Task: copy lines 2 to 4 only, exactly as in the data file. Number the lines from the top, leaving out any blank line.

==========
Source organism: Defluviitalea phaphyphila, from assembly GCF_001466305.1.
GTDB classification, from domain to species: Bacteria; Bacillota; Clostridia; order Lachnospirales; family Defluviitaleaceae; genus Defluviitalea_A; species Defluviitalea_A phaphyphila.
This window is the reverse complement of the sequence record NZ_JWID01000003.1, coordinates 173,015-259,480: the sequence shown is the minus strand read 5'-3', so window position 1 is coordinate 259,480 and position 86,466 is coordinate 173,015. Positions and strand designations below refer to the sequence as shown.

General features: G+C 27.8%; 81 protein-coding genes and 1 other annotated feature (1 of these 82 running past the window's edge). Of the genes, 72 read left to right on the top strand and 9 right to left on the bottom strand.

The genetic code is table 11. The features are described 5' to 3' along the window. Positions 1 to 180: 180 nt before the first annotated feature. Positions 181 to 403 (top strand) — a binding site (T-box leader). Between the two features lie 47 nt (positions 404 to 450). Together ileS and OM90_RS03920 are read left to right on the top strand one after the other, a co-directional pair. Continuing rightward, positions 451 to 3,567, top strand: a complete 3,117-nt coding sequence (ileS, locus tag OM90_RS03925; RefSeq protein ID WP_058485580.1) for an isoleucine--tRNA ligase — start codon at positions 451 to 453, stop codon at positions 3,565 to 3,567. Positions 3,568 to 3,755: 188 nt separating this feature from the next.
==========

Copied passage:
GTDB classification, from domain to species: Bacteria; Bacillota; Clostridia; order Lachnospirales; family Defluviitaleaceae; genus Defluviitalea_A; species Defluviitalea_A phaphyphila.
This window is the reverse complement of the sequence record NZ_JWID01000003.1, coordinates 173,015-259,480: the sequence shown is the minus strand read 5'-3', so window position 1 is coordinate 259,480 and position 86,466 is coordinate 173,015. Positions and strand designations below refer to the sequence as shown.

General features: G+C 27.8%; 81 protein-coding genes and 1 other annotated feature (1 of these 82 running past the window's edge). Of the genes, 72 read left to right on the top strand and 9 right to left on the bottom strand.